Introducing "Mom Says/Dad Says," an exclusive Christian parental advice column by Gregory Slayton, former U.S. Ambassador to Bermuda and author of the best-selling book Be a Better Dad Today: Ten Tools Every Father Needs, and his wife, Marina Slayton, author of the new book Be The Best Mom You Can Be. The Slaytons have been featured on Fox and Friends, Focus on the Family Radio and numerous other media outlets. They donate 100% of their royalties from parenting books to fatherhood and family non-profits.
Senators John McCain and Joe Lieberman, Governors Jeb Bush and Sam Brownback and Pastors Tim Keller and Luis Palau, among others, have endorsed the Slaytons. In their exclusive series for The Christian Post, both Marina and Gregory will answer thoughtful Christian parents seeking to raise their children up in the goodness of the Gospel and the Glory of God. If you would like to have Marina and Gregory answer your questions, please contact them via firstname.lastname@example.org.
Parent's Question: Our child, age 14, brought home "Game of Thrones" to read. He says that everyone is reading it but we object to the content. He does not usually enjoy reading for pleasure. But while we are delighted that he is reading on his own, we are concerned that he is being exposed to inappropriate material. What should we do?
Moms says: Be concerned, be very concerned. Not only is the book inappropriate age wise (actually, I don't think it is appropriate for any age) it is also filled with the occult, a subject that is all too frequent in the kids' section of libraries – most likely, as a result of publishing companies realizing the lucrative aspect of selling the occult.
First of all, because of all the publicity I felt impelled to look at the book several years ago (parents cannot shy away from these issues, because the world does not shy away from them). I only glanced at the book, but was struck by several things; firstly, the writing isn't particularly good so no one will develop a greater appreciation for the art and craft of written word.
Secondly, the pornographic nature of it is gratuitous and actually quite frightening. What do I mean by that? Sex and rape are graphic in the book (and in the TV series. I saw my first episode in June after I read news articles condemning the rape scenes, but what sickened me, and I mean disgusted me, was the pedophilia I saw. Mark my words, as our culture keeps pushing the bounds by which the audience is shocked, we will be seeing more pedophilia on TV, a fact which should wake us up to where we are as a society).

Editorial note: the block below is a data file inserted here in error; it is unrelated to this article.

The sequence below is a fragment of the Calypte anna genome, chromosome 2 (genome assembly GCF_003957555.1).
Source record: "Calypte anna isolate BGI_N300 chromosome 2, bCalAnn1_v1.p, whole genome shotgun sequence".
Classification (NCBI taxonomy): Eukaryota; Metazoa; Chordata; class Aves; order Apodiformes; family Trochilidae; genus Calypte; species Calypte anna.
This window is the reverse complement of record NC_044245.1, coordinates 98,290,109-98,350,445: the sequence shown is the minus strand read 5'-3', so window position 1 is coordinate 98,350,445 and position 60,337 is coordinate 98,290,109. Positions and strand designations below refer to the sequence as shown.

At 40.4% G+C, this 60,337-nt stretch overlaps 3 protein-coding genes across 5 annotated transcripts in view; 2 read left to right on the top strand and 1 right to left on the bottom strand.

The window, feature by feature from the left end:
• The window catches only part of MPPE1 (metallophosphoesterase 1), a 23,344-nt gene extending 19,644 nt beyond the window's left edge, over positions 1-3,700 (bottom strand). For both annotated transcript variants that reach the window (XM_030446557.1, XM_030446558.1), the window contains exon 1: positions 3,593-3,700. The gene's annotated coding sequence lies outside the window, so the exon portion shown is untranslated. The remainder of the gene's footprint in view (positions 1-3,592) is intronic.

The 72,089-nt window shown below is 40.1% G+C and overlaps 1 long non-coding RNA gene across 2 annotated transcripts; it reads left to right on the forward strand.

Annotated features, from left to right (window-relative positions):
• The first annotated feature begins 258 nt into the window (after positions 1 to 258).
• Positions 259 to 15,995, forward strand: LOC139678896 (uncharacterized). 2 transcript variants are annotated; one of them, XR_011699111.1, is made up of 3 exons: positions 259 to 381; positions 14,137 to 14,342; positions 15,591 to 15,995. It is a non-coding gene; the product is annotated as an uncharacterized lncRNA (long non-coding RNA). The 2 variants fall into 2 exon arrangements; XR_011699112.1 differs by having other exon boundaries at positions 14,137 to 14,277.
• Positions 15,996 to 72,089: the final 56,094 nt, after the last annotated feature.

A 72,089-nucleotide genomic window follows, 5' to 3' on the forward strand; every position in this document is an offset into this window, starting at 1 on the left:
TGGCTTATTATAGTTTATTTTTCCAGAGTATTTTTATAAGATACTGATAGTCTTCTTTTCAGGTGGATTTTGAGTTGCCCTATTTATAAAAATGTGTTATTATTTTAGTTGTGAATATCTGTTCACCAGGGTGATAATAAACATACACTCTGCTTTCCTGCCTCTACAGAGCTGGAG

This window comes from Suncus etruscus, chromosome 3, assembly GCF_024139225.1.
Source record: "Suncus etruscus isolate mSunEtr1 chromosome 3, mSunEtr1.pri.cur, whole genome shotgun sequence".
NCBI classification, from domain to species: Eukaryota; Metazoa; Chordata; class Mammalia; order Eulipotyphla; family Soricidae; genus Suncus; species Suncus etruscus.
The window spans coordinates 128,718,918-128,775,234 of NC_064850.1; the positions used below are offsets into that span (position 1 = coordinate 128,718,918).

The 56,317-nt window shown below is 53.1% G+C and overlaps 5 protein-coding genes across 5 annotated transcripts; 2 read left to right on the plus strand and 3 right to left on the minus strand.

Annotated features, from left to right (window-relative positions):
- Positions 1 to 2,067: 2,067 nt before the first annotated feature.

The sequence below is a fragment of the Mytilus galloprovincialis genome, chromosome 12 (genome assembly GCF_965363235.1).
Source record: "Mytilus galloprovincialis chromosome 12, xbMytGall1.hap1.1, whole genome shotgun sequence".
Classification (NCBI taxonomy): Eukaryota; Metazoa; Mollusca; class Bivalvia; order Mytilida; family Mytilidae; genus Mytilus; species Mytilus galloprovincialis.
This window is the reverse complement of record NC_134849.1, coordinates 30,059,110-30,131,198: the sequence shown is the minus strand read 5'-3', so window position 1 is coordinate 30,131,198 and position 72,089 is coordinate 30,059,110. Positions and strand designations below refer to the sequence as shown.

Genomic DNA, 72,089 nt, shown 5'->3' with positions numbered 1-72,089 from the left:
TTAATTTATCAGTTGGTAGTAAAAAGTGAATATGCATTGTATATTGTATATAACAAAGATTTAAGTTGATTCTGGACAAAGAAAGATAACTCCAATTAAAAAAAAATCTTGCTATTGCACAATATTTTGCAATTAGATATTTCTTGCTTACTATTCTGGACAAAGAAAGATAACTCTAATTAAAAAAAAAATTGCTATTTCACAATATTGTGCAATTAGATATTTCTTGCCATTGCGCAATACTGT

Your child will not be developing creatively or cognitively by reading this drivel, he will actually be torn down. I agree it is challenging to find reading materials that grab at the hearts of our kids, but I found that giving my kids carefully curated classics is the way to go. Short stories are a wonderful way to start because of the quick gratification that a story gives. So have them read Maupassant, Tolstoy and Chekhov.
Throw in some Sir Conan Doyle and Isek Dinesen (Babette's Feast). My children adored "The Lady or the Tiger" and there are lesser known writers such as Kate Chopin who are true artists and who reveal much about our history and culture. These works are art, they are real, and they are fun. Trust me on this. We pulled out our eleven-yea-old from a private school due to bullying, and he was the child who most hated reading. The power of art grabbed him and his favorite story was, and is, "The Death of Ivan Ilyich" Wow! So spend time learning what your child likes (a war buff? a history buff? Maybe that is why he is reading the book since it is a riff on the War of the Roses). Then seek these books out. Your time will be richly rewarded.
Dad Says: I have a good friend who reads books with his son. That is a great idea. They both select a book (which means Dad has a veto) and then they read it together. They also discuss it together, which is a lot of fun. I love doing that with our kids, although I wish I had done it more. I do always encourage our children to be reading a good book – and I try to set a good example by reading myself (which I love to do).
As the old saying goes "More is caught than is taught." So be sure you as parents are reading and discussing great books you are reading. That will get your kids interested. Be sure to work with your kids English teachers too. Advocate for the classics in the classroom. All the students – and the teachers – will benefit.